The minutes of the Jan.26-27th FOMC meeting have been released.


Excerpts from the Release...


The information reviewed at the January 25–26 meeting indicated that the economic recovery was firming, though the expansion had not yet been sufficient to bring about a significant improvement in labor market conditions. Recent indicators of foreign economic activity suggested that the global recovery was strengthening. Much of this strength was centered in the emerging market economies (EMEs), where widespread increases in exports and in manufacturing purchasing managers indexes (PMIs) pointed to a resurgence in economic growth


The labor market situation continued to improve gradually. Private nonfarm payroll employment increased in December at a pace roughly the same as its average for 2010 as a whole, and the average workweek for all employees was unchanged. Services industries continued  to add most of the new jobs in the private sector. Initial claims for unemployment insurance trended lower in December and early January, and some indicators of job openings and firms’ hiring plans improved. The unemployment rate decreased to 9.4 percent in December, but this decline in part reflected a further drop in the labor force participation rate. Long duration unemployment remained elevated, and the employment-to-population ratio was still at a very low level at the end of the year. 

Participants noted that many of the factors that contributed to the recent apparent rise in structural unemployment were likely to recede over time. Some participants stressed that certain determinants of the unemployment rate, such as mismatches in the labor market and firms’ hiring practices, were both difficult to measure in real time and not directly affected by monetary policy. Others emphasized that in the current situation, monetary policy could still play an important role in reducing unemployment.

Available measures of labor compensation showed that labor cost pressures were still restrained, as wage increases slowed along with inflation and productivity gains appeared to remain substantial. The 12-month change in average hourly earnings for all employees continued to be low in December.


Total industrial production posted solid increases in  November and December, in part because colder weather boosted the output of utilities. Most indicators of near-term industrial activity, such as the new orders diffusion indexes in the national and regional manufacturing surveys, were at levels consistent with further increases in industrial production in the near term; in addition, motor vehicle production was scheduled to move up again in early 2011.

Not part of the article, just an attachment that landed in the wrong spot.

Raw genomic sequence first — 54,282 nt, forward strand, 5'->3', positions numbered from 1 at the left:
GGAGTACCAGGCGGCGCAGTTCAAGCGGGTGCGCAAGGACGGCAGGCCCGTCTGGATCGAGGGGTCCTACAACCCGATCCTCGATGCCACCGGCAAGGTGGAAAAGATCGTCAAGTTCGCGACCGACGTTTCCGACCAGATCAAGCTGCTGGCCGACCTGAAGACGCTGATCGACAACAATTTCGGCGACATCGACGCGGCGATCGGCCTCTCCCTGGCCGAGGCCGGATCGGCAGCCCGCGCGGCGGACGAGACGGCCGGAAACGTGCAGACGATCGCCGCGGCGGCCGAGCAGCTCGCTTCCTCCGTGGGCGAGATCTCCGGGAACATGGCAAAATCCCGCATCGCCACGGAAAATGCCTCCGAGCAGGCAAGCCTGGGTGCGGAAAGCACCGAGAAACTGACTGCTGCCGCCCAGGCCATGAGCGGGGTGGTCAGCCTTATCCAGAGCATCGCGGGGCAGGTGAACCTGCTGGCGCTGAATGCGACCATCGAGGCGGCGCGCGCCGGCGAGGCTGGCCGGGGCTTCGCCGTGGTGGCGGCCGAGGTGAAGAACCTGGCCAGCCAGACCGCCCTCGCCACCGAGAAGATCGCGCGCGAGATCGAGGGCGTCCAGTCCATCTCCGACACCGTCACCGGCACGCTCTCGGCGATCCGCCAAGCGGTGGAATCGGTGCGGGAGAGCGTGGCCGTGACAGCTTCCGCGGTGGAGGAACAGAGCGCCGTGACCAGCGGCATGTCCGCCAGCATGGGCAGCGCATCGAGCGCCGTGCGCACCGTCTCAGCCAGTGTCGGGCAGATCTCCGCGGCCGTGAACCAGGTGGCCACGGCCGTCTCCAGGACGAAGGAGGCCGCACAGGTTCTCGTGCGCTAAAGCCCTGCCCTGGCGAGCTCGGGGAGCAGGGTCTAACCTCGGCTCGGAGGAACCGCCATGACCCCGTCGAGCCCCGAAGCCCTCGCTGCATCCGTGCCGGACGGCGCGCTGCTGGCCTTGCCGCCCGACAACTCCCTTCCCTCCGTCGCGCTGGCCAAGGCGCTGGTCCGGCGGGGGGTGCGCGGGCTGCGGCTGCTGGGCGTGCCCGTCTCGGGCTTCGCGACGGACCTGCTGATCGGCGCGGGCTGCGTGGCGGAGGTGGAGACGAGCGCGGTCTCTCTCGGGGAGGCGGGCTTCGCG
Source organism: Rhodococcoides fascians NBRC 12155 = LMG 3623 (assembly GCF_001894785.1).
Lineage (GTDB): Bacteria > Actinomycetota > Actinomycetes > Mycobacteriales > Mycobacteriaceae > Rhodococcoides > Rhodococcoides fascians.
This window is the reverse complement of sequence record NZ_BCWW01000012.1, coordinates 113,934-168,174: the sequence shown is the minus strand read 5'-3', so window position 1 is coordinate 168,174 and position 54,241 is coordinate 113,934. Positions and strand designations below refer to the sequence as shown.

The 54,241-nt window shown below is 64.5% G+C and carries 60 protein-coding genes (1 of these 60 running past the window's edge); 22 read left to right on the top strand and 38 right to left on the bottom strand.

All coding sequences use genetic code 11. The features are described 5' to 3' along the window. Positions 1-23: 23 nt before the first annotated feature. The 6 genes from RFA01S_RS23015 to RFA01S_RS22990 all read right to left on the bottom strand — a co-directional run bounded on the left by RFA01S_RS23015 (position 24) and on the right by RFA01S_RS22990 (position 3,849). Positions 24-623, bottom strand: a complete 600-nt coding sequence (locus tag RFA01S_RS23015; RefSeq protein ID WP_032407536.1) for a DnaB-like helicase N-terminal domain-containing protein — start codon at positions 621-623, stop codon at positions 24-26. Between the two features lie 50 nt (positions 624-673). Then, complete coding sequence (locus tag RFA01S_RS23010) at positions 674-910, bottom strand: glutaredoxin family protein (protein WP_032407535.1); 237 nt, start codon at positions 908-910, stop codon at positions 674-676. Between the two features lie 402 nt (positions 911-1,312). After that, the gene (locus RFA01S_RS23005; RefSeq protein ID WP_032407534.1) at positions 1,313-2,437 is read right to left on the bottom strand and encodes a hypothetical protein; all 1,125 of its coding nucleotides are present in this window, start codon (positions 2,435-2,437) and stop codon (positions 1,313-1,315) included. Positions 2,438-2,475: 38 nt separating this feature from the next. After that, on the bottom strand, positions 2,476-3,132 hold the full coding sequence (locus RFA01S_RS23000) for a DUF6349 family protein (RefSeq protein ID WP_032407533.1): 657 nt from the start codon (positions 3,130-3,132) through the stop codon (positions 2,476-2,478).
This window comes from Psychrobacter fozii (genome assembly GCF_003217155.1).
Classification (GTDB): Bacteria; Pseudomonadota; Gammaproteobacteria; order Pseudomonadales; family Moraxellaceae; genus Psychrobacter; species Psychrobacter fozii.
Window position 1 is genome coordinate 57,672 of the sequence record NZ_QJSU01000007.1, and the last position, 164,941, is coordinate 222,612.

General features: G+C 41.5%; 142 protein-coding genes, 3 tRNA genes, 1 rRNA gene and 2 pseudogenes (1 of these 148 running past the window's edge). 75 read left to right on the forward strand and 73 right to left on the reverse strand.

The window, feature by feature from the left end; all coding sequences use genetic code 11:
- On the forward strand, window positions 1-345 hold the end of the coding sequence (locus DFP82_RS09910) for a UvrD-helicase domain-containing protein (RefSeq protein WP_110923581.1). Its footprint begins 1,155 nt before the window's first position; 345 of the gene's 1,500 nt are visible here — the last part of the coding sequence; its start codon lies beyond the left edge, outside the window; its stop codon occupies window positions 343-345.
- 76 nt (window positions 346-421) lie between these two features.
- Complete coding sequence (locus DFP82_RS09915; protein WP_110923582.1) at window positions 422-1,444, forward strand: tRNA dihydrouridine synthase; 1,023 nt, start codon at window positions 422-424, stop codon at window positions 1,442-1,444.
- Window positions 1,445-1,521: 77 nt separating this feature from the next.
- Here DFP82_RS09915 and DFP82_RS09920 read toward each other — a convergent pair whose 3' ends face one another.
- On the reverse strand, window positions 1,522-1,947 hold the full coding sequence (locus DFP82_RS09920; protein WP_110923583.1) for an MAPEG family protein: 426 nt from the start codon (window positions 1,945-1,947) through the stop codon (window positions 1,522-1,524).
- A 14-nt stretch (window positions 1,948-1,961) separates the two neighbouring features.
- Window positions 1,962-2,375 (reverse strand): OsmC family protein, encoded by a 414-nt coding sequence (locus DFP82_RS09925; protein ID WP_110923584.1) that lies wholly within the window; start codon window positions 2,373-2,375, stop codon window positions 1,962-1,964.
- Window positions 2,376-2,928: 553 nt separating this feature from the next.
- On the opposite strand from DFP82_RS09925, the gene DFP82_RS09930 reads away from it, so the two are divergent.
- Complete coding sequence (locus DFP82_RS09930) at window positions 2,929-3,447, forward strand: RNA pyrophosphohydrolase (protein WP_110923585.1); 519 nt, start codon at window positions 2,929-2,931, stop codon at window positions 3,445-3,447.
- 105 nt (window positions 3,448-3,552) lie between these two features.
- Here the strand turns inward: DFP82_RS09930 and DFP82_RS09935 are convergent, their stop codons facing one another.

Growth in consumer spending appeared to have picked up in the fourth quarter from the more modest pace seen earlier in the year The available data suggested that consumer spending was supported by gains in personal income in the fourth quarter of 2010. Moreover, household net worth appeared to have risen in the fourth quarter, as the large increase in equity prices more than offset further  declines in house values. Consumer credit started to increase again in October and November after having generally declined since the fall of 2008.


Real business investment in equipment and software appeared to have increased further in the fourth quarter, although likely at a more moderate rate than in the first three quarters of 2010. After declining in October, nominal orders and shipments of nondefense capital goods excluding aircraft rose in November, and the level of new orders remained above the level of shipments, indicating that the backlog of unfilled orders was still rising. Available indicators suggested that business purchases of software stayed on a solid uptrenduptrend, and outlays for computing and communications equipment appeared to have risen briskly. Business outlays for nonresidential structures stayed weak, reflecting high vacancy rates and low property values for office and commercial properties, as well as tight credit conditions for commercial real estate.


Measures of underlying consumer price inflation remained low. In December, the core consumer price index (CPI) edged up, as goods prices were unchanged and prices of non-energy services rose slightly. The 12-month change in the core CPI remained near the very low readings of the previous two months. However, consumer energy prices moved up sharply in December, and prices of most types of crude oil increased during December and into January.